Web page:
With thousands of migrant visas set to expire, National’s ag spokesperson David Bennett is urging the Government to act quickly to avoid a potential labour shortage for the calving season.
New rules mean replacement work visas can be issued to many who admit providing incorrect information on their experience or qualifications.
Filipino Bob Bolanos, who runs a Canterbury dairy farm, says it is a good thing because it shows immigration officials are willing to look again at some suspicious employment certificates.
"But not all of them know their papers are falsified," says Bolanos. "A lot of them rely on recruitment agents who prepare their documents.
"Some of them are even surprised that when they renew their visa they run into trouble because they were not aware their papers were faulty.
"If they don't know they should try to find out. A lot of these people rely on recruitment agents and I think the focus of immigration should be to improve the screening side, so that workers with faulty or suspicious documentation are not allowed to come.
"Once they arrived here they would have been up to their eyeballs in debt. Many of these people are poor and would have depended on loan sharks to finance their trips. So it is a problem for those already here and under threat of being deported. They incur huge debts to be able come here and if they were sent home there is no way they would repay that.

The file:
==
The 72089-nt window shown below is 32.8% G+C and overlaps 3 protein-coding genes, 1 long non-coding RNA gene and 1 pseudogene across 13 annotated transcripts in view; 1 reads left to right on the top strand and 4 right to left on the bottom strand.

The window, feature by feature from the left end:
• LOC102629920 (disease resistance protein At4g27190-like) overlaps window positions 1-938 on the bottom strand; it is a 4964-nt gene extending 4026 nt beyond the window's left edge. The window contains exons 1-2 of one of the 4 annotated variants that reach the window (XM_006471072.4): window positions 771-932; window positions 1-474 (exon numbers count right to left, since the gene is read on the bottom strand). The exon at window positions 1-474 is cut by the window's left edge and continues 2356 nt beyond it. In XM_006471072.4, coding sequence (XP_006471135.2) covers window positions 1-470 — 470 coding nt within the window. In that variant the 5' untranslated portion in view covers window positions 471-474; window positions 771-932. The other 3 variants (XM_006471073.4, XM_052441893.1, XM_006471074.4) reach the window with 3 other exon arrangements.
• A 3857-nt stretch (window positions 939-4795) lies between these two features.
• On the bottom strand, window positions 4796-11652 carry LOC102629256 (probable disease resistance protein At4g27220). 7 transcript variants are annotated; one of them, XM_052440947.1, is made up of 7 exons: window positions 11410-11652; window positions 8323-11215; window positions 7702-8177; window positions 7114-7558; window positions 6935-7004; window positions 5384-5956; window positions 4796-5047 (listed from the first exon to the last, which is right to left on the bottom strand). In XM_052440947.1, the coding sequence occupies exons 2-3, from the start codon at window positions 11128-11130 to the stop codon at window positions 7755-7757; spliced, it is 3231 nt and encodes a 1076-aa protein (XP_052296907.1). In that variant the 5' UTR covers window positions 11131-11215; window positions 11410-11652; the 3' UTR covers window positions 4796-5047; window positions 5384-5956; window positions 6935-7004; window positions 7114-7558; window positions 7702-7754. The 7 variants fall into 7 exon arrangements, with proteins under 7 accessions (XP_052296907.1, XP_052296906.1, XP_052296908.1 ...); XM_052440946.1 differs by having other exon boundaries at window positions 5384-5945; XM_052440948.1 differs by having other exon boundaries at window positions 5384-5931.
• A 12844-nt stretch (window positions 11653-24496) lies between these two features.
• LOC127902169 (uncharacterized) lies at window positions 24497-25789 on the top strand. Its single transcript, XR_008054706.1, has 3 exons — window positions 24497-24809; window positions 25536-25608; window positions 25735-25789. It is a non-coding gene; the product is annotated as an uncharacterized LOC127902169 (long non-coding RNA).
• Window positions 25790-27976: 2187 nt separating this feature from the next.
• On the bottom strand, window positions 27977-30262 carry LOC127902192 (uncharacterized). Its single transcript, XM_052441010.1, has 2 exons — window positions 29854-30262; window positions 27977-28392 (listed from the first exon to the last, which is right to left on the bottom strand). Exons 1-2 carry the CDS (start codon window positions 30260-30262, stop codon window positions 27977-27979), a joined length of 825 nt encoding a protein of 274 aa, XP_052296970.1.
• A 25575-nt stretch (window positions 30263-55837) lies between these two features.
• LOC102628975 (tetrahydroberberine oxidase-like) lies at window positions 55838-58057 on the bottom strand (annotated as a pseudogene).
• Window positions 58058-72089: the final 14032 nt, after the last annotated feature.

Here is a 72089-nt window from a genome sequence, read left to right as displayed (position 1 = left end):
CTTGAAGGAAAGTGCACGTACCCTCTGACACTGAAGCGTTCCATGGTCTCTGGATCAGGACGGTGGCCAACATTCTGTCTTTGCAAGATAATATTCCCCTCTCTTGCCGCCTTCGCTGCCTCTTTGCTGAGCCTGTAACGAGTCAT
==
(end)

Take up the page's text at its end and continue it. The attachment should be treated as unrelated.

"I am happy the focus has been shifted from the workers themselves and is now on the people who made money out of them – the people who recruit them and make money out of them."
He says the focus should be on the people who brought the workers here under false pretences, to try to weed them out.
He is pleased a woman has been charged in Hamilton in connection with an alleged document scam in which more than 1000 Filipinos working on New Zealand dairy farms allegedly paid up to thousands of dollars for fraudulent documents.
Immigration Minister Michael Woodhouse says under the new immigration instructions, applicants who admit to previously providing incorrect information but who are compliant in all other respects will be eligible for a further work visa as long as they meet all other essential skills requirements.
"This approach acknowledges that many of these workers are making a significant contribution to their employers and their communities and are well settled in New Zealand. It also accepts the admission of having provided incorrect information by workers who come forward.
"The changes minimise the disruption that would have been caused by a significant number of workers having their visas declined.
"However, these workers are not guaranteed that new visa applications will be successful and they may need to meet a labour market test to check whether there are any New Zealanders available to do their job.
"In addition, further visa applications from these workers could be declined if they do not meet other standard health and character requirements, or if their employer has had compliance issues with immigration or employment law."